Got Medicare? Got Sanctions?

CarmenBy: Carmen Peace, RN


With medicare participation at an all-time high & growing, the implementation of health care reform there is ever increasing need for user friendly guides on what is covered, when, and by what entity. More and more older Americans are living active lifestyles that involve travel and that includes travel abroad.

Recently, a cousin of mine went on a Scandinavian cruise with a group. The cruise included stops in Denmark, Sweden, Russia,  and other countries. While in St. Petersburg, my cousin’s cabin mate fell ill & had to be hospitalized and my cousin stayed behind to assist her. Now, the thought of being hospitalized in Russia may conjure up nightmares for a lot of Americans, let me first say that my cousin reported that they were treated with nothing but kindness.

Finally after several days, obtaining the appropriate visas, and securing a medical escort for the patient, they were granted permission to go back to the United States. However, the patient, who was of medicare age had to settle her over $12K hospital bill before she was allowed to leave.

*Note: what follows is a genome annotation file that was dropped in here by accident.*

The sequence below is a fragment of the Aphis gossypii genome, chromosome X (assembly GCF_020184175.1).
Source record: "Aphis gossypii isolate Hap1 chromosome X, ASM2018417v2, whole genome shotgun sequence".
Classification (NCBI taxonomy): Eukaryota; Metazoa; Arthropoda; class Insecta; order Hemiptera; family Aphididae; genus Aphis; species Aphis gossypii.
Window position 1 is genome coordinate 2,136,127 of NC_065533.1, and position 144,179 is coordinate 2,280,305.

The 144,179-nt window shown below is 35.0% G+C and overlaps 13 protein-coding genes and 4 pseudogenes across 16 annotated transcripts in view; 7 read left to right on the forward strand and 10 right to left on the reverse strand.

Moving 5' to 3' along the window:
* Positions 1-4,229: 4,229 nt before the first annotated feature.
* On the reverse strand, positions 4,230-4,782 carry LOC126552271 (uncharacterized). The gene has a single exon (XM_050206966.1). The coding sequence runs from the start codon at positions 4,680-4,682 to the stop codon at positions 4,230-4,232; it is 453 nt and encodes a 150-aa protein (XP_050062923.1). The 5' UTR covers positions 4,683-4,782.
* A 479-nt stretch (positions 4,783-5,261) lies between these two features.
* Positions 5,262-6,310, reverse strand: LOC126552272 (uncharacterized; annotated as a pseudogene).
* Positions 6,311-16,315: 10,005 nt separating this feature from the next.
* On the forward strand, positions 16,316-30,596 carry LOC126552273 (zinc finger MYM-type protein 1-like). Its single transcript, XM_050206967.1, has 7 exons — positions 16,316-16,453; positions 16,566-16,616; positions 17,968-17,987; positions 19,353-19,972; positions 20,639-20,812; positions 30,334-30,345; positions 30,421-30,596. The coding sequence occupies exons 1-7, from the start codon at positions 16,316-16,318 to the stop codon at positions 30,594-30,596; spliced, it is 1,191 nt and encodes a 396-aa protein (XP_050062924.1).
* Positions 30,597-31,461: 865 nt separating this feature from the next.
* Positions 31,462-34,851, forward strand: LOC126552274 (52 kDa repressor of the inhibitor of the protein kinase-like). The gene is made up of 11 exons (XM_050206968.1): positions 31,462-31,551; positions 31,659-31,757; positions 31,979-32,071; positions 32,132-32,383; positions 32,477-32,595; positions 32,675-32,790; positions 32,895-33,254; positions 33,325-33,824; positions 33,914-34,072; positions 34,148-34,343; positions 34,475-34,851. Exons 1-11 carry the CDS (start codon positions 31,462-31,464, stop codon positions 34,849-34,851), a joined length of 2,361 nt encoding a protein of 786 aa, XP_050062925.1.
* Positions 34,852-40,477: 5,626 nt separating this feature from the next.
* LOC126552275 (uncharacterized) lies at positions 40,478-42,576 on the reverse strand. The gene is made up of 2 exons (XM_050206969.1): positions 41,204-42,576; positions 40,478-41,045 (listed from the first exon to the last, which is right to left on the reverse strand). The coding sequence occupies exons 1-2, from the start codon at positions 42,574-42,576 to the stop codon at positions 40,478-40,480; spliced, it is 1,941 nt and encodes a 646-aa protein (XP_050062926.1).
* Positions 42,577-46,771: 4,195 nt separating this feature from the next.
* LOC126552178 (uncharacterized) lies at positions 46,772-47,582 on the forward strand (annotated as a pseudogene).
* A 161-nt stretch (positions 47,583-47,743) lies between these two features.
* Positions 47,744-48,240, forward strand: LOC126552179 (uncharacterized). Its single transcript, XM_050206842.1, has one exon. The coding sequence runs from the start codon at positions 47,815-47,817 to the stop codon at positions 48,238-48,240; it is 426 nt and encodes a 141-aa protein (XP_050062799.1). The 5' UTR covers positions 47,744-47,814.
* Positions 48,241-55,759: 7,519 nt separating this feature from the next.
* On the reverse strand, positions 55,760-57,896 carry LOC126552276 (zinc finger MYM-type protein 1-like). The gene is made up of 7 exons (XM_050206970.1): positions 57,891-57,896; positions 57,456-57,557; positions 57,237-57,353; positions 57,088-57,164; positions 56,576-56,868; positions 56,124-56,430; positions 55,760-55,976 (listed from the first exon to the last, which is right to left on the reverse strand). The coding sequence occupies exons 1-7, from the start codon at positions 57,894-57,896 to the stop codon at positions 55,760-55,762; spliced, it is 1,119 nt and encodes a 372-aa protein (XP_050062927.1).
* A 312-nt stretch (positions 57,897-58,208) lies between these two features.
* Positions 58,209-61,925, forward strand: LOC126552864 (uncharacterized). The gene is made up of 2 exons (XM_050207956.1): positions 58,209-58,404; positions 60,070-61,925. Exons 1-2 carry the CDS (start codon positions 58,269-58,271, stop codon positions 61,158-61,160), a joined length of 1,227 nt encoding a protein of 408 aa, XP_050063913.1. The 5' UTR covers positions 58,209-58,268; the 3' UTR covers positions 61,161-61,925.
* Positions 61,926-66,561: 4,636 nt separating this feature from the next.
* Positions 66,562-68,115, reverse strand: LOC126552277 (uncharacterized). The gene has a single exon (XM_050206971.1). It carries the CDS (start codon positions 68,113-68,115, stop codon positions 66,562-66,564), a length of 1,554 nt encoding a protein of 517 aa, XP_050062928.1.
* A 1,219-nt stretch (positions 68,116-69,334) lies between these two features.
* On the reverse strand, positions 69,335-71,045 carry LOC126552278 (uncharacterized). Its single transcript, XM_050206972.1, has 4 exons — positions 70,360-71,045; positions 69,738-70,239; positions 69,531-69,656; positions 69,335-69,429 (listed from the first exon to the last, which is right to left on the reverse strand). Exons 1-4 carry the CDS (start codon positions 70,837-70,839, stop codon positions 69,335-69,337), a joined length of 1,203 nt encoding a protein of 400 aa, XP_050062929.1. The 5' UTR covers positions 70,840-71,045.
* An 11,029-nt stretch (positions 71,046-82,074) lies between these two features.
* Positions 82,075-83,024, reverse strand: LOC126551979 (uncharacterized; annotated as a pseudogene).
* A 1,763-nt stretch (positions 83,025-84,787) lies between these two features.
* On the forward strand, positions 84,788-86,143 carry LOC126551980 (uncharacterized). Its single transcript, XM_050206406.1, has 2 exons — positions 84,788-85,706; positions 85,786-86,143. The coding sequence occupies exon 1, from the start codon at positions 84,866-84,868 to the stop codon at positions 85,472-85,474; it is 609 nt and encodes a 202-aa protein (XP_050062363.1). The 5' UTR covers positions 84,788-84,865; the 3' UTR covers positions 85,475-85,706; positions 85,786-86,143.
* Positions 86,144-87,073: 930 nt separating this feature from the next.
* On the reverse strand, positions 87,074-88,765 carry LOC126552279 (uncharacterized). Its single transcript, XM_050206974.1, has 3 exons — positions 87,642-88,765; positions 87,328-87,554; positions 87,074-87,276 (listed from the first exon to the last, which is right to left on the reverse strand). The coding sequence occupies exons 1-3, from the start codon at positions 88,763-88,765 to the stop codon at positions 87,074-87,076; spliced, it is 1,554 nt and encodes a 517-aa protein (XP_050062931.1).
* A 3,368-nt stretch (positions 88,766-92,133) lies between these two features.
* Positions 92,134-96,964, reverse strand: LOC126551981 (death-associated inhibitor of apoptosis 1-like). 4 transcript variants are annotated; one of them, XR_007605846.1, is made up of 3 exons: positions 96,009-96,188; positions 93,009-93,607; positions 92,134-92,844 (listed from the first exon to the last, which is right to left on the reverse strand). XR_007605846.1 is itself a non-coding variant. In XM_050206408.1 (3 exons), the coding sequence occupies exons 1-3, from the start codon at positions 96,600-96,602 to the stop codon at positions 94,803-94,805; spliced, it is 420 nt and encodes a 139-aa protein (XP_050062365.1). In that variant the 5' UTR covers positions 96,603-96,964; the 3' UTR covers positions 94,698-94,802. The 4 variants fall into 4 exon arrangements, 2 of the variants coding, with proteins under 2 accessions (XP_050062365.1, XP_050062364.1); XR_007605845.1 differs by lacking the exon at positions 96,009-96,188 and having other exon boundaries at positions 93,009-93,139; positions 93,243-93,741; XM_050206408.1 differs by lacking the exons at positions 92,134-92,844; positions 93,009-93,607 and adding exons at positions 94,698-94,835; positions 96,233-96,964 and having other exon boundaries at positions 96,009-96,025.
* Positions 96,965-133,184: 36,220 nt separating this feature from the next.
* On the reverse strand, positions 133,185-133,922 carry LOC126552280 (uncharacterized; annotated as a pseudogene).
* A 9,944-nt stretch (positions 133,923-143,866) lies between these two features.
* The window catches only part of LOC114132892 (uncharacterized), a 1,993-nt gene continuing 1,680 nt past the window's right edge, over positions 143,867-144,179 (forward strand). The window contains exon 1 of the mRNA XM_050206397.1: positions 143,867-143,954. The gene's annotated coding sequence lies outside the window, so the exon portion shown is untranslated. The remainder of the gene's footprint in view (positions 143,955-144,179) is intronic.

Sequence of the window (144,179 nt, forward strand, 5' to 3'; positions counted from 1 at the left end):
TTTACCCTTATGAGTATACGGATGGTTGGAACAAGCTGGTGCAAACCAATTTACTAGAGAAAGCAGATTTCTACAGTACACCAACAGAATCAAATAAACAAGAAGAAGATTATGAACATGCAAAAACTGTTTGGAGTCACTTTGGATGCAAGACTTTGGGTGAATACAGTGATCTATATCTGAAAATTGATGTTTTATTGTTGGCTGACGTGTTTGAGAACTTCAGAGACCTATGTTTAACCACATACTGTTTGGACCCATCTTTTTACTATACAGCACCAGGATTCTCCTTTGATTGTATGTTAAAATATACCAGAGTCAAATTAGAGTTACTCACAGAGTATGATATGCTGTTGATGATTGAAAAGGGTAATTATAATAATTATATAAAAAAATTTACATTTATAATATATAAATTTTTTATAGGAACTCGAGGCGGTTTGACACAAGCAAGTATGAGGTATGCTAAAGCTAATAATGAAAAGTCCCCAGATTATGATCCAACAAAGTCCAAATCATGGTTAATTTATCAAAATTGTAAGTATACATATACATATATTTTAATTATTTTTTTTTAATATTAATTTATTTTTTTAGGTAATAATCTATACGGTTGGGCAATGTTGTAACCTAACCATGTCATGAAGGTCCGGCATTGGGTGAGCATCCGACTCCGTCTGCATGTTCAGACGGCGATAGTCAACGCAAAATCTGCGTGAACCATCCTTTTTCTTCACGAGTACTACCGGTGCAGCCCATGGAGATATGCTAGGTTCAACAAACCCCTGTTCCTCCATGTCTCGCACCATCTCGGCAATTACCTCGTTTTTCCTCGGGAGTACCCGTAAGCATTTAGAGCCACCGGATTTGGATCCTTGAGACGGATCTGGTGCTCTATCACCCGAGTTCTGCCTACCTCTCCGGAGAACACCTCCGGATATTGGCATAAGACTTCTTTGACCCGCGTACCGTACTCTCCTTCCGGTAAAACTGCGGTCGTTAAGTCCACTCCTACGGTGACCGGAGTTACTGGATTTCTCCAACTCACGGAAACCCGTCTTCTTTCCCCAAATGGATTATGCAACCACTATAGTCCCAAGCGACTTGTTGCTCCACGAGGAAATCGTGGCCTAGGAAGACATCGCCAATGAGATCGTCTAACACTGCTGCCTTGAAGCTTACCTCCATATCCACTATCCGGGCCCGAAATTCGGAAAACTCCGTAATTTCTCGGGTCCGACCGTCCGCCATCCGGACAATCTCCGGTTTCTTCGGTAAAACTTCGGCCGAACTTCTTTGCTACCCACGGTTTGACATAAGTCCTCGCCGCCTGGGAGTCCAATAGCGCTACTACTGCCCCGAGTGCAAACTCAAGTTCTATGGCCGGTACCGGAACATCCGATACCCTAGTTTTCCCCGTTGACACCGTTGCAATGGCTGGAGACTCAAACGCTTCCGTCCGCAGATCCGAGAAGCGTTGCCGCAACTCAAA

Why, do you ask, did she have to pay the bill in full before being allowed to leave? Why, do you ask, couldn’t medicare cover at least a portion of this? How, do you ask, was she able to cover such a huge unexpected expense incurred on a vacation? The answer to the first two questions can be answered in one word…SANCTIONS.

The United States has sanctions on Russia and this, ladies and gentlemen, means there is no U.S. money going to that country…none, zero, zilch, zip. This means if you travel to country that has been sanctioned, need medical help, and are of medicare age you could be stuck with an astronomical medical bill. Let me add that the patient was being cared for in one of the privately run healthcare facilities but could have been seen in the public “state” run hospital and not incurred that bill but I don’t want to create more nightmares for you.

No one appreciates international travel more than I do but I encourage you know the governmental status of the country you are traveling to in regards to whether the American government is interacting favorably with them. Because if there are sanctions in place, it may be a bit more difficult, if not impossible to get help in that country. For example, the cabinmate left her bag of medication at DFW airport. She paid over $300 to have Fedex send it to her when the ship docked in Sweden but because there wasn’t enough information on the contents, it was not allowed past customs nor could it be sent to Russia because those darned sanctions do not allow for American companies to do business there.

The happy ending is that my cousin & the cabinmate made it back to the U.S., the cabinmate’s health is back intact, & will eventually recoup the medical expenses paid while overseas.



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